Sample text for Human instinct / Robert Winston.

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The Origins of Survival

Fight or flight

You are walking home late one dark, wet and misty winter evening. It's been tiring today, so you are keen to get inside, close the door behind you and put the stresses of the day to rest. As you amble along, thinking in neutral, you realize you can hear measured but quickening footsteps behind you. A snatched glance over your shoulder reveals a man approaching in the gloomy street-light. He is moving rather quicker than you are walking, and he is looking at you all the while. There's no-one else in sight — no-one on the street except you and the stranger. The house suddenly seems a long way away. In less than an instant, you suddenly feel very afraid. Your heart starts beating wildly, your mouth goes very dry and you have a huge urge to start running towards the safety beyond your front door.

There is a very simple reason why you feel so terrified. Inside your body, all hell has broken loose. Biological sirens and alarms are wailing. Perceiving the threat of the potential mugger with lightning speed, your brain and autonomic nervous system — the automatic controller of the gut, heart, vessels and lungs — have gone into overdrive and produced a huge surge of adrenalin. This triggers a hormonal cascade inside you, an incredibly fast and powerful chemical relay-race designed to propel you away from a threatening situation. Just a fraction of a second later, the hypothalamus in your brain begins pumping out a substance called corticotropin-releasing hormone, or CRH, which in turn sends alarms to the pituitary gland in your brain to pour out adrenocorticotropin, or ACTH. Finally, the abnormally high levels of ACTH in your bloodstream are the warning signal for the adrenal glands, near your kidneys, to start producing cortisol.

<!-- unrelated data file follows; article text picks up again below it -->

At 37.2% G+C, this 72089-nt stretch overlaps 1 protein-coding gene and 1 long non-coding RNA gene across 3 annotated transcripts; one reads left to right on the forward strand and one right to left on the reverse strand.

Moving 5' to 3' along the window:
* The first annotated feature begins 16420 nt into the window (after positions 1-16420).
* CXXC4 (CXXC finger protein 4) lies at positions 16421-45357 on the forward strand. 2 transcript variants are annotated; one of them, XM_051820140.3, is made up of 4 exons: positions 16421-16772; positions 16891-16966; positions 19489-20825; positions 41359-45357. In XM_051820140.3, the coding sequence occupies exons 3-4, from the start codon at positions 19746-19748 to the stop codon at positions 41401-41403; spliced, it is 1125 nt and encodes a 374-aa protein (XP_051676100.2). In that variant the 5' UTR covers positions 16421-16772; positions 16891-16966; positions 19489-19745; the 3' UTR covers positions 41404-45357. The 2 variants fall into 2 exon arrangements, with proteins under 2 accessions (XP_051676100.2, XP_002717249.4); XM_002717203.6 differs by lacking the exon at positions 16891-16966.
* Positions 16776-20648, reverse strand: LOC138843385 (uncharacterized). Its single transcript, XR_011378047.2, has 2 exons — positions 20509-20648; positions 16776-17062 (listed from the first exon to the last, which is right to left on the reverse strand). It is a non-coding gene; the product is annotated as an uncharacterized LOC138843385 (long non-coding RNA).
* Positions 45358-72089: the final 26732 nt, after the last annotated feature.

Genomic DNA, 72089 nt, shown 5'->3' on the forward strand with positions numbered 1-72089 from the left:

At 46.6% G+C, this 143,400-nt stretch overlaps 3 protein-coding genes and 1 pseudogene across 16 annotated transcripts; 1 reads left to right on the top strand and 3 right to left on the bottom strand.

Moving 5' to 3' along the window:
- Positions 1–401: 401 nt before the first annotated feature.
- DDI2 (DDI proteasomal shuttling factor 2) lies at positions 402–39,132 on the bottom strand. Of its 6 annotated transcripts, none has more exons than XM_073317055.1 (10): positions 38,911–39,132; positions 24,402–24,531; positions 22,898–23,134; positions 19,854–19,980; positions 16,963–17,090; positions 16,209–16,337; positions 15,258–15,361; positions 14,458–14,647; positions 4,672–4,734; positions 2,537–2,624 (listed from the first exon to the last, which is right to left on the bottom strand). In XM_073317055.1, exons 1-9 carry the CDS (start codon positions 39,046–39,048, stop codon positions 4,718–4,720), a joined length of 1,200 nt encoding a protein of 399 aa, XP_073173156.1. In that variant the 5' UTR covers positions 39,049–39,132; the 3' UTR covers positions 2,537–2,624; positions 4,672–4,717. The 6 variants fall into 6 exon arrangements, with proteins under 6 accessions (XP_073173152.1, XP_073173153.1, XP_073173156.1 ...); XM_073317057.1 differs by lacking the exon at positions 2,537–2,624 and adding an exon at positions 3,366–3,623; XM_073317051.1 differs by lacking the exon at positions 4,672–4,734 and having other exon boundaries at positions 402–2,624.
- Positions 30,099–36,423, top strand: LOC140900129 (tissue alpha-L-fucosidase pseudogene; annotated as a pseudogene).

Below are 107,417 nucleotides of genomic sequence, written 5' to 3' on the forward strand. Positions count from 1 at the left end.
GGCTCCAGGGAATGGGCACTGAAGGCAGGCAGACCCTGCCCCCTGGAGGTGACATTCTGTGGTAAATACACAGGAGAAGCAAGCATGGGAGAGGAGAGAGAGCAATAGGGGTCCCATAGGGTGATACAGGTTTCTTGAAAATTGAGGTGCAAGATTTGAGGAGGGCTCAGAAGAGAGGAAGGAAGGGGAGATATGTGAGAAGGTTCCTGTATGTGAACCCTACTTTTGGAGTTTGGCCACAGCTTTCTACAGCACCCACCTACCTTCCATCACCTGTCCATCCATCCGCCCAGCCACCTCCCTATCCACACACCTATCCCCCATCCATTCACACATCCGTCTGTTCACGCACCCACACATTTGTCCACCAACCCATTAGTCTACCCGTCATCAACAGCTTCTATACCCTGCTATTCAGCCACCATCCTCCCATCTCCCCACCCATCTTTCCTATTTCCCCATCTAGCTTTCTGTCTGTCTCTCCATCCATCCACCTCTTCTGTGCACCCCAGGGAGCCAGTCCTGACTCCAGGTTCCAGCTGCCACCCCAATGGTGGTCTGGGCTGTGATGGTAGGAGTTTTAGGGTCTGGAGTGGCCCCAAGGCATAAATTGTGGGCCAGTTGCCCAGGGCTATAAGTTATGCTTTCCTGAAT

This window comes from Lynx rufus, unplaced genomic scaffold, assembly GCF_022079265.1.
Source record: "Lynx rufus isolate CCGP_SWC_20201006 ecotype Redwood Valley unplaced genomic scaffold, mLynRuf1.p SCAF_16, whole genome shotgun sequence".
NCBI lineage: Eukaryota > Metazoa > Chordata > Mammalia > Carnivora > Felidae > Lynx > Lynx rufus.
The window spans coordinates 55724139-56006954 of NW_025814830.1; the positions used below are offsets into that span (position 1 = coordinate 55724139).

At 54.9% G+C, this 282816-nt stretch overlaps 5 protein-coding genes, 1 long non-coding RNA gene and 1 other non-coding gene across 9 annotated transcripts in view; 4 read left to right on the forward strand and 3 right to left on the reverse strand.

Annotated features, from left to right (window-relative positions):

Imagine the speed at which these precise yet complex combinations of hormones are produced - your body's reaction to fright and attack is virtually instantaneous. Almost immediately these chemical alarm bells are set off inside us, we are forcibly shoved into the (all too familiar) feeling of being acutely afraid. The adrenalin makes your heart pound faster, increasing its normal resting rate by as much as two or three times. You would have to cycle really vigorously for maybe fifteen minutes to produce that kind of rise in your heart rate under normal circumstances, but in the sudden grip of fear, the rate can triple in just a matter of seconds. You are also breathing much faster now and the blood is being rapidly redistributed around your body. The blood vessels in unimportant areas like your stomach and your skin constrict, shunting blood away and into the now dilated vessels of the muscles of the limbs. Here the extra oxygen and fuel gained by your increased breathing can be best harnessed to flee from the threat, or even fight it. There wouldn't be much sense in your stomach busily digesting that lunchtime sandwich right now, when every drop of your body's available energy needs to be used to save you from the approaching threat.

As the adrenalin and cortisol continue to gush out into your blood, your pupils dilate, allowing you to see better in darkness and shadows and to perceive any movement around you more keenly. A kind of pain-dampening effect is switched on so that you won't be distracted from getting away by any injuries. Emergency reserves of glucose are released inside you to allow for especially intense bursts of muscular activity. Even your immune system is mobilizing to cope with the possibility of dealing with a serious wound. In just a matter of moments, your body has propelled you into a state of extreme physical and psychological readiness to run or fight — whichever course of action best suits the threatening situation.

As the stranger, now just feet away from you, holds out the single, familiar glove you now realize you'd obviously dropped some way back, you may ask whether all your body's efforts were really worth it. Whether it's 'butterflies' in the tummy before an interview, the dry mouth and throat we feel minutes before we have to make a speech, or even the quickening pulse and sudden jump as we hear an unexpected bump in the night, it often seems that our bodies are overreacting. So where does this physical and psychological reaction come from? It's not as if we were taught as children to start breathing faster in threatening situations, nor can we consciously make our heart beat so much faster or force our body to produce adrenalin. What we are actually experiencing is our very own personal link to our most ancient human ancestors - a reaction which hundreds of thousands of years ago almost certainly made the difference between life and death, but which now, in most cases, simply serves to remind us of the remarkable fact that while living in a very advanced modern world, we all do so with Stone Age brains and bodies.